Book Review: The Witch's Tree by Elena Collins


An iPhone 6 showing the cover of Elena Collins' The Witch's Tree.



The Witch's Tree is a tale of the deliverance of two women from the heartbreak caused by betrayal and loss. It is written by Judy Leigh under the pen name Elena Collins, the name of her grandmother whom Leigh described as a great storyteller. Leigh is a prolific writer from Somerset in South West England who writes heartwarming stories about older women and second chances. She also loves digging into history and incorporating historical details in her stories. In the Witch's Tree, Collins gives us a picture of the lives of farmworkers in Somerset in the 17th century and how they were shaped by their beliefs in superstition and the supernatural. 


Selena's world shattered to pieces after her boyfriend left her in the mud. Determined to heal her heart and soul, she found herself in a Sloe Cottage in Somerset village. The place was exquisite, perfect for healing and creative endeavors. The longer she stayed in the house, the more it revealed its secrets.

More than three hundred years ago, Grace Cotter resided in the same house, the Sloe Cottage, living a simple life, working on a farm, taking care of her father, and learning from her loving grandmother. There's one wish that she held close to her heart, to marry the man of her dreams. When she got a chance to be with the man she loved, she gave her all, a decision that turned her fate into a dangerous turn.

Despite being born hundreds of years apart, their paths crossed, imbuing them with their own power to find healing and closure.


"Love is the way of the world, and it is natural to seek it."
- Bett

‘There are all sorts of myths surrounding the blackthorn, from way back to the time of the Celts. Death, misfortune – some people call it the witches’ tree – it has a long association with witchcraft. It’s about opposites too: spring and autumn, blossom and berry. '
- Nick

‘Accusations of witchcraft were the go-to forms of misogyny and prejudice in those days. Women were persecuted for being too young, too old, too attractive, too lonely, a little bit different – one whisper of a problem in a community and people were calling some poor unfortunate woman a witch.’
- Nick


  • The title made me expect to read about witchcraft and magick but I was surprised to find out that it's more about revealing the truth about witchery. Witches were women who were victims of stories fabricated by those who wanted to blame them for sudden death, illness, or misfortune in the community. It's an eye-opening story. Although it's not a story about witchcraft in general, the petrifying scenes are haunting.
  • Grace's character is likable. She served her father and others with full of love. She was gentle not only with people but also with animals. Her sad story stemmed from her sincerity and competence mistaken for witchery.
  • Collin packed the novel with historical details that bring readers to the 1600s. The voice of each character is distinct; the houses, farms, and places of work are described vividly.


  • The story is slow because some parts provide too much information about the setting or the feelings of a character. At one point, I felt like giving up reading because my anticipation of the more exciting parts was gradually waning. Grace's story was my redeeming factor.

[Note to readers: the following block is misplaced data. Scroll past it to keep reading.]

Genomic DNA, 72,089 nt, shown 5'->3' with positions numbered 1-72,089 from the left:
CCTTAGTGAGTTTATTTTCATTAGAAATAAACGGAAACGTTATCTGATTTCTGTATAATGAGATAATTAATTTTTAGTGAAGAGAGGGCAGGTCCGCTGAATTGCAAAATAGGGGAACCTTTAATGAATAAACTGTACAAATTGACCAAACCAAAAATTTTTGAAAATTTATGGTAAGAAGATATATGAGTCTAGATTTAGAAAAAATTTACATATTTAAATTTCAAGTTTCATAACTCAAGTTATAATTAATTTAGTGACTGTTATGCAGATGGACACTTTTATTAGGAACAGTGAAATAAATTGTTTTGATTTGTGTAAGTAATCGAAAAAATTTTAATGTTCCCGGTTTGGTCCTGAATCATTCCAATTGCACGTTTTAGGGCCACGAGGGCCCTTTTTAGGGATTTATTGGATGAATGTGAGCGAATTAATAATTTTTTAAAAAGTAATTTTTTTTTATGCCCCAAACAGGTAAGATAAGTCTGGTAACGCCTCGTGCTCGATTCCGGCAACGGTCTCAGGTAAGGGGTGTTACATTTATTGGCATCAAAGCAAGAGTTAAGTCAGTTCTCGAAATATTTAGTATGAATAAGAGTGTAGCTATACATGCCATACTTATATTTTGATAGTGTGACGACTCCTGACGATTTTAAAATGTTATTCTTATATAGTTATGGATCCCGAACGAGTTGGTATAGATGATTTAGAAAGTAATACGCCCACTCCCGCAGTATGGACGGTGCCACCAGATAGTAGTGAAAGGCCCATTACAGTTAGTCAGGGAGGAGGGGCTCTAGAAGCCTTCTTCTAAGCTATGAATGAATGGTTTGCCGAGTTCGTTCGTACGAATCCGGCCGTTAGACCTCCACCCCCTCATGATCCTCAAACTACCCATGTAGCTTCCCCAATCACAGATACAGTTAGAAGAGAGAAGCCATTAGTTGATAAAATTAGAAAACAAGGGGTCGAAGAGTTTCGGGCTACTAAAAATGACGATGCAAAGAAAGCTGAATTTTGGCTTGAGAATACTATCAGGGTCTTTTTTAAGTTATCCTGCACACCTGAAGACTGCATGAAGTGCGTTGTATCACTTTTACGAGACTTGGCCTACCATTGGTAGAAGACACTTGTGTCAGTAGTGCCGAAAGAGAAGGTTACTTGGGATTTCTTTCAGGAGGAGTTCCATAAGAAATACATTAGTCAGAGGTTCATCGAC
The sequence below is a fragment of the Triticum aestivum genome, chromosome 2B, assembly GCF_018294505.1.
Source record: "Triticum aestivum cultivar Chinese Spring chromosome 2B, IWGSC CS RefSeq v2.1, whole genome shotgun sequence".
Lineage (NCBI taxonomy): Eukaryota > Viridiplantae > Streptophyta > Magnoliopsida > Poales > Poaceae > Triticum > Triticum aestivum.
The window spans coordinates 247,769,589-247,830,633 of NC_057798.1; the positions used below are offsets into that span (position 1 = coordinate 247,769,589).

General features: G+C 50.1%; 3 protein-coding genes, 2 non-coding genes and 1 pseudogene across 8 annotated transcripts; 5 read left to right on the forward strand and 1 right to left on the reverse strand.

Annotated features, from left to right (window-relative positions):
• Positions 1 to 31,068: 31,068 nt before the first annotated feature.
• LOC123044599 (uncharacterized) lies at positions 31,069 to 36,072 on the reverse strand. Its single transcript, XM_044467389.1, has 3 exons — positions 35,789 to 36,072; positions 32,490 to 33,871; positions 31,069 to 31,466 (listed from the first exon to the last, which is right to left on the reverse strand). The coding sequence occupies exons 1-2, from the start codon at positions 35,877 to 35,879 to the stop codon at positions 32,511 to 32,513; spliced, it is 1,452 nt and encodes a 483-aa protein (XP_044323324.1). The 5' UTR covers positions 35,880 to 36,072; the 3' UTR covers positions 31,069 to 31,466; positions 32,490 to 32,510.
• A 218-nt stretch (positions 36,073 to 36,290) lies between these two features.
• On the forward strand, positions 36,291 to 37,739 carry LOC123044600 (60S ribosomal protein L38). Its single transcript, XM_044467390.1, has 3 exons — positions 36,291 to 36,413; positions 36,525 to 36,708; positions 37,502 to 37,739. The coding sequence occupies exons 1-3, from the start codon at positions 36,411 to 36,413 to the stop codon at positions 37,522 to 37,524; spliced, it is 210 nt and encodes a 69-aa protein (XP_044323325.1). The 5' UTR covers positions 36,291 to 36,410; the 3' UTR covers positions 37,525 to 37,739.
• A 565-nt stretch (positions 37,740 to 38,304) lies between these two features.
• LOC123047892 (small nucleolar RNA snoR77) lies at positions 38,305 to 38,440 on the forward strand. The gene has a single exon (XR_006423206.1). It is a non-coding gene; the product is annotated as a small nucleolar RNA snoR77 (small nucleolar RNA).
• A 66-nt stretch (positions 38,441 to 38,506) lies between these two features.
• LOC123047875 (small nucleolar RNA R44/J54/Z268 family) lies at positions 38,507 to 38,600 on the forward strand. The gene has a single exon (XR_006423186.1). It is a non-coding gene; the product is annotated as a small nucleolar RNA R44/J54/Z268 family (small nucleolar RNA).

• There are parts that could be omitted to sustain the general emotional charge that the whole chapter is expressing. There's an argument between two characters that is very emotional but ended on a silly note, making the scene funny.
  • The romantic story of Selena is not that convincing. I was surprised that they became an item towards the end of the story. This part of the story wasn't able to release butterflies in my stomach.


Elena Collins' The Witch's Tree intertwines two heartbreaking stories of women separated by time but connected by their search for justice and healing. It explores the veracity of the tales of witches and atrocities against women who were victims of hearsay and false accusations in the 17th century. While the story is laden with heavy themes, the intensity of the emotions conveyed is not overwhelming. 

The two worlds Collins created are realistic and appropriate. The language, clothing, and people's interactions are cohesive to the setting and time, making the reading experience pleasant. The modern setting works but the 17th-century timeline is more interesting. 

Even though the story is slow and the highest point is less mind-blowing, it opens the eyes of the readers to see that allegations of witchcraft are what Collins called "go-to forms of misogyny and prejudice in those days". Grace's story is reflective of the lives of women who were used as scapegoats for the ill luck in the community. Justice was already out of reach after hundreds of years but the acknowledgment of her existence and history in the present brought healing. 

This book is great for those who are looking for a light historical novel about love, betrayal, loss, and deliverance. 

Thank you, Elena Collins, Boldwood Books, and NetGalley for the ARC and the opportunity to share my honest review. 


Book Information:

The Witch's Tree by Elena Collins
To Be Published on May 17, 2022, by Boldwood Books
401 pages (eBook)

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